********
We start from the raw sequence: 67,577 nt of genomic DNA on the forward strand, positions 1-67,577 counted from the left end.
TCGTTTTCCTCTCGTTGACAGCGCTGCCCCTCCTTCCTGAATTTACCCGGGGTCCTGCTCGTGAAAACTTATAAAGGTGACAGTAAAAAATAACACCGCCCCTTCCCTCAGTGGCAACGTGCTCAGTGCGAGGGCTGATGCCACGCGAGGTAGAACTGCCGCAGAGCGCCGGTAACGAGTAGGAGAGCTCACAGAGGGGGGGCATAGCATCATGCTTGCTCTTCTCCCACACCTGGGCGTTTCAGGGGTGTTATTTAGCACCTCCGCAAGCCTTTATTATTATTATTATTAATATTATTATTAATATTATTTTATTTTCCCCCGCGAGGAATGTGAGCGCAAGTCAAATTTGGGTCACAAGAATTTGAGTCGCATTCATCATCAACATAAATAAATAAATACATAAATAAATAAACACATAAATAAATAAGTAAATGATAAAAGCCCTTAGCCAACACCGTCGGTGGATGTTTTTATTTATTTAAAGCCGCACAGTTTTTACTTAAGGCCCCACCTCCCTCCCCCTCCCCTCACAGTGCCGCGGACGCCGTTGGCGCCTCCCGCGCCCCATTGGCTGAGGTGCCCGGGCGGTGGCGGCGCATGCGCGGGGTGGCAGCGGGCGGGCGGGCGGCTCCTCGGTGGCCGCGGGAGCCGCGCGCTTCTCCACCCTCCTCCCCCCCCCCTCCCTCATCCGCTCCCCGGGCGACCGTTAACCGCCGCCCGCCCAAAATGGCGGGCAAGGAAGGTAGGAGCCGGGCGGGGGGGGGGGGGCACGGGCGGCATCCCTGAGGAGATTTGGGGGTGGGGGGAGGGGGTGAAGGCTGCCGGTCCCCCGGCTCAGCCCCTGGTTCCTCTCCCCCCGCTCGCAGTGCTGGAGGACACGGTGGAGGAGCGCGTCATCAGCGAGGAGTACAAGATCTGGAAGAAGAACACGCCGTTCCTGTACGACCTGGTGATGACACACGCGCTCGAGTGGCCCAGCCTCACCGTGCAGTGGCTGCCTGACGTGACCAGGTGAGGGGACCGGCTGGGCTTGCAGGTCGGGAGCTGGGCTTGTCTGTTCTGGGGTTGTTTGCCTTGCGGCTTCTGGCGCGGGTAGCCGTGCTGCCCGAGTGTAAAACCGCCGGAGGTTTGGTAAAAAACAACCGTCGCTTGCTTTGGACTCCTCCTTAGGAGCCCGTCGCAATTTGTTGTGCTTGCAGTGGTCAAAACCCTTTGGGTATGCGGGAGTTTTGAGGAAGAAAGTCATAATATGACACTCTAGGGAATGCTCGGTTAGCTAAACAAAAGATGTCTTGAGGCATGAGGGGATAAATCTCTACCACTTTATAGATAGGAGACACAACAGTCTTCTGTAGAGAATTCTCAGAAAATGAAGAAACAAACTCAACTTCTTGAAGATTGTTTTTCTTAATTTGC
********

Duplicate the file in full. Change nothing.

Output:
We start from the raw sequence: 67,577 nt of genomic DNA on the forward strand, positions 1-67,577 counted from the left end.
TCGTTTTCCTCTCGTTGACAGCGCTGCCCCTCCTTCCTGAATTTACCCGGGGTCCTGCTCGTGAAAACTTATAAAGGTGACAGTAAAAAATAACACCGCCCCTTCCCTCAGTGGCAACGTGCTCAGTGCGAGGGCTGATGCCACGCGAGGTAGAACTGCCGCAGAGCGCCGGTAACGAGTAGGAGAGCTCACAGAGGGGGGGCATAGCATCATGCTTGCTCTTCTCCCACACCTGGGCGTTTCAGGGGTGTTATTTAGCACCTCCGCAAGCCTTTATTATTATTATTATTAATATTATTATTAATATTATTTTATTTTCCCCCGCGAGGAATGTGAGCGCAAGTCAAATTTGGGTCACAAGAATTTGAGTCGCATTCATCATCAACATAAATAAATAAATACATAAATAAATAAACACATAAATAAATAAGTAAATGATAAAAGCCCTTAGCCAACACCGTCGGTGGATGTTTTTATTTATTTAAAGCCGCACAGTTTTTACTTAAGGCCCCACCTCCCTCCCCCTCCCCTCACAGTGCCGCGGACGCCGTTGGCGCCTCCCGCGCCCCATTGGCTGAGGTGCCCGGGCGGTGGCGGCGCATGCGCGGGGTGGCAGCGGGCGGGCGGGCGGCTCCTCGGTGGCCGCGGGAGCCGCGCGCTTCTCCACCCTCCTCCCCCCCCCCTCCCTCATCCGCTCCCCGGGCGACCGTTAACCGCCGCCCGCCCAAAATGGCGGGCAAGGAAGGTAGGAGCCGGGCGGGGGGGGGGGGGCACGGGCGGCATCCCTGAGGAGATTTGGGGGTGGGGGGAGGGGGTGAAGGCTGCCGGTCCCCCGGCTCAGCCCCTGGTTCCTCTCCCCCCGCTCGCAGTGCTGGAGGACACGGTGGAGGAGCGCGTCATCAGCGAGGAGTACAAGATCTGGAAGAAGAACACGCCGTTCCTGTACGACCTGGTGATGACACACGCGCTCGAGTGGCCCAGCCTCACCGTGCAGTGGCTGCCTGACGTGACCAGGTGAGGGGACCGGCTGGGCTTGCAGGTCGGGAGCTGGGCTTGTCTGTTCTGGGGTTGTTTGCCTTGCGGCTTCTGGCGCGGGTAGCCGTGCTGCCCGAGTGTAAAACCGCCGGAGGTTTGGTAAAAAACAACCGTCGCTTGCTTTGGACTCCTCCTTAGGAGCCCGTCGCAATTTGTTGTGCTTGCAGTGGTCAAAACCCTTTGGGTATGCGGGAGTTTTGAGGAAGAAAGTCATAATATGACACTCTAGGGAATGCTCGGTTAGCTAAACAAAAGATGTCTTGAGGCATGAGGGGATAAATCTCTACCACTTTATAGATAGGAGACACAACAGTCTTCTGTAGAGAATTCTCAGAAAATGAAGAAACAAACTCAACTTCTTGAAGATTGTTTTTCTTAATTTGC